Last week a delegation from the Australian High Commission visited Malaita Province to handover and evaluate a combined total of eight community projects collectively worth SBD 1.3 million. The projects were funded under Australia’s Direct Aid Program which aims to support community-led solutions to improve standards of living.
During the visit, the delegation handed over four completed projects across East Kwaio, East Are’ Are and North Malaita. This included a solar power bank for Atofi hospital, a water tank project on Aio Island, a community classroom in Fo’ondo, and an ablution block at Arnon Atomea School.
At the handover of the solar power bank in Atofi, Counsellor Human Development Mika Kontiainen commended Project Coordinator William Baufua’s commitment to improving the hospital’s electricity supply.
‘Atofi hospital needs reliable electricity to ensure blood banks can be safely stored and preserved, vaccines are kept at a required temperature and lighting to support the patients, doctors and nurses. Since 2016, more than 60 per cent of the hospital’s monthly budget had been spent on fuel and freighting cost. Now with the solar power system installed at the hospital, diesel generators are only used as a backup,’ said Mr Kontiainen.
At Arnon Atomea school ablution block handover, Lensley Kwaimani highlighted how safe water and sanitation infrastructure can help drive positive outcomes in education.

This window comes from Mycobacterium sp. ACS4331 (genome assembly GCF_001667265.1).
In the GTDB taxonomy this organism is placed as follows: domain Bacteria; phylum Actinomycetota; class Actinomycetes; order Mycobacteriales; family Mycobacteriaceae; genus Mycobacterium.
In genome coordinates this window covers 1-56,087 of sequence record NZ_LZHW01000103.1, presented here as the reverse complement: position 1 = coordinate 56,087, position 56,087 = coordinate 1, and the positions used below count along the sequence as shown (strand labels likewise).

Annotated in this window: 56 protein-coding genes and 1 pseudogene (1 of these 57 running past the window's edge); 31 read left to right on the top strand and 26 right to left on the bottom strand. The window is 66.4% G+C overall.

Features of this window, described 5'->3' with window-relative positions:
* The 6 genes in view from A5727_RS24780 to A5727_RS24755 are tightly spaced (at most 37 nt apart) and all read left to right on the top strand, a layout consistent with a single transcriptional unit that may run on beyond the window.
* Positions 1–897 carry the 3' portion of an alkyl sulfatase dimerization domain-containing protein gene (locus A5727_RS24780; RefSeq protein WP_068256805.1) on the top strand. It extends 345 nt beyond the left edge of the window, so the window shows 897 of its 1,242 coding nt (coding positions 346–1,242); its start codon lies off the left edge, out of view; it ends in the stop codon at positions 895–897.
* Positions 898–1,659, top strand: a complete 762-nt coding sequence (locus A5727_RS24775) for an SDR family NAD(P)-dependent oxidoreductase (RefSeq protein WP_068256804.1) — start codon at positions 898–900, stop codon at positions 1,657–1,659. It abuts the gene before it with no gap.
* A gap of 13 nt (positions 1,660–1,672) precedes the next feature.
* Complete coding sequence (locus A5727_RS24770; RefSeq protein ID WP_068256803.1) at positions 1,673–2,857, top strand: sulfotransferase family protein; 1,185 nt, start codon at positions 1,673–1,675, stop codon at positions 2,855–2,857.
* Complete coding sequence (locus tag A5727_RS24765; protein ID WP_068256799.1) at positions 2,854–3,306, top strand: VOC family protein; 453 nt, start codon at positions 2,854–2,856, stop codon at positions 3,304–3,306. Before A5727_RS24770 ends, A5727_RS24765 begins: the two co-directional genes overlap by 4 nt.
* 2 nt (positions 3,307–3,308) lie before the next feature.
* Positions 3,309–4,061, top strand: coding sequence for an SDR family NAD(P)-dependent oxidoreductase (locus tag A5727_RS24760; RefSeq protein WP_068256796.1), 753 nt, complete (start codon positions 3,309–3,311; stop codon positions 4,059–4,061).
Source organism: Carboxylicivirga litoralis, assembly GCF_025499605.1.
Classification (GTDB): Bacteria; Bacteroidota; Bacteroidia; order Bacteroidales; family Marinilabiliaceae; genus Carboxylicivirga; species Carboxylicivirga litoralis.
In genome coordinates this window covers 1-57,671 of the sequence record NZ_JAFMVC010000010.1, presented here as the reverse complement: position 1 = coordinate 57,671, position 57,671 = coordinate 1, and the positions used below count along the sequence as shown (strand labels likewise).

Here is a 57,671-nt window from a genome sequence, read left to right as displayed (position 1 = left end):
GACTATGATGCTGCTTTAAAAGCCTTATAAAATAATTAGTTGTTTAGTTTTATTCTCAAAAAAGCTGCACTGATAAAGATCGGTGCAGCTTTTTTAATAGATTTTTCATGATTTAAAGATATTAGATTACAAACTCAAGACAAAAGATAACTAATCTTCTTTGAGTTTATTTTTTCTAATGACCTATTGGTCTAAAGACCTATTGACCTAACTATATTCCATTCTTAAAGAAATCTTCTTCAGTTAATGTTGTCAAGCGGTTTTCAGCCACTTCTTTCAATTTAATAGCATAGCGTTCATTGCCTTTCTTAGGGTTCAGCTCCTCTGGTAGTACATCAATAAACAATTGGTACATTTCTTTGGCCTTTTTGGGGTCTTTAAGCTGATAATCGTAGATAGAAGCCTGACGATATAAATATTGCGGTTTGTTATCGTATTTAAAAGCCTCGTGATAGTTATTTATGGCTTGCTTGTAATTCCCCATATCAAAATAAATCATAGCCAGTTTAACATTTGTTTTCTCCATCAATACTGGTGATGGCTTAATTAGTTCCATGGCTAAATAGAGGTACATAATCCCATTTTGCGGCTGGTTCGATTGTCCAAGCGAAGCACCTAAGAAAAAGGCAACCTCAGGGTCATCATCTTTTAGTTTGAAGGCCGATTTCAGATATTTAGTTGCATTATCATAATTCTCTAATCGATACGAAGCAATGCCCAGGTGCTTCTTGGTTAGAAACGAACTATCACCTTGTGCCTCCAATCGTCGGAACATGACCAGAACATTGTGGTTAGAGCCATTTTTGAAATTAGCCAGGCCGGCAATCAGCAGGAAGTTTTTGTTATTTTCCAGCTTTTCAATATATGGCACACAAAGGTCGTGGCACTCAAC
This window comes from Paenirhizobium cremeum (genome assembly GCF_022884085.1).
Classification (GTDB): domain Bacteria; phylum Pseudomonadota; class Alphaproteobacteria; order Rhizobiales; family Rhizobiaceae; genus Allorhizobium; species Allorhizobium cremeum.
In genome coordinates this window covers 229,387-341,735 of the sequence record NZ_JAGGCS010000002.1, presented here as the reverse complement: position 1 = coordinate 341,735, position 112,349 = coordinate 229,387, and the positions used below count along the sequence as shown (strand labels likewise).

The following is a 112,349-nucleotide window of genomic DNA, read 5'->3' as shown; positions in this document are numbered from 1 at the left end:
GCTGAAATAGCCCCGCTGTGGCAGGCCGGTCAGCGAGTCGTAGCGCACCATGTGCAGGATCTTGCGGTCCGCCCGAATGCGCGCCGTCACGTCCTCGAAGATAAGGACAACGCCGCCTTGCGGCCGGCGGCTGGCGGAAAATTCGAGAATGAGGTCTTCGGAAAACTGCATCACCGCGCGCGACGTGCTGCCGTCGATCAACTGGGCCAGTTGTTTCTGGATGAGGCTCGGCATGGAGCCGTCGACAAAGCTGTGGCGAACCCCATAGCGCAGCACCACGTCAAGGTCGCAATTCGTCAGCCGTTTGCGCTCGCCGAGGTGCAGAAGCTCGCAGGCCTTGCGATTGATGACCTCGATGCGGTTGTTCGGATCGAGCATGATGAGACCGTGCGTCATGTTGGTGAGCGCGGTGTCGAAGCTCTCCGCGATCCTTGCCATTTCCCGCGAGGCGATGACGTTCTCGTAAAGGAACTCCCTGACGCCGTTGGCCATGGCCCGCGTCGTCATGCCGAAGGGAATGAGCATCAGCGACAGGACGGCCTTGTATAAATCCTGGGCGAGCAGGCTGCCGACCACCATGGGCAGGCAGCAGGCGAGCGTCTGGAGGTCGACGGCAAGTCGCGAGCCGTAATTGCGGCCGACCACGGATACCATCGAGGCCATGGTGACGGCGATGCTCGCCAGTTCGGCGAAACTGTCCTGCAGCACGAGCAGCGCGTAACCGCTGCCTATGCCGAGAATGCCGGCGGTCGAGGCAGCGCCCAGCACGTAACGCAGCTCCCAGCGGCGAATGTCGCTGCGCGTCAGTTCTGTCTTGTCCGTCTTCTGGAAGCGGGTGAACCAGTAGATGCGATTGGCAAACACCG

Mr Kwaimani said ‘the children studying today are the community leaders of tomorrow. If a community is to improve its economic and social wellbeing, it needs people with the right education. I have no doubt that better facilities, such as this new ablution block, encourages better school attendance, and ultimately a better education for our students.’
During the visit, the delegation also conducted vital monitoring and evaluation of current projects to track their progress towards completion. It was an opportunity to hear from project coordinators and communities about their experiences, challenges and triumphs as their projects developed.
The delegation heard from Peter Futai in remote Busufo’osae Community School, Central Kwara’ ae, who said ‘carrying the building materials by hand for the 1.5 hour walk to the village, which includes 11 river crossings, is challenging but it’s worth it for our community’.
Visiting the Buma Community School Extension Project in West Kwara’ ae, the delegation heard how community members felled and cut the timber for the roof framing and cast their own concrete blocks for the walls.
The Direct Aid Program is a small, flexible grants scheme directly administered by the Australian High Commission. In the last three years alone, DAP has funded thirty-five projects to support communities across all nine provinces of Solomon Islands.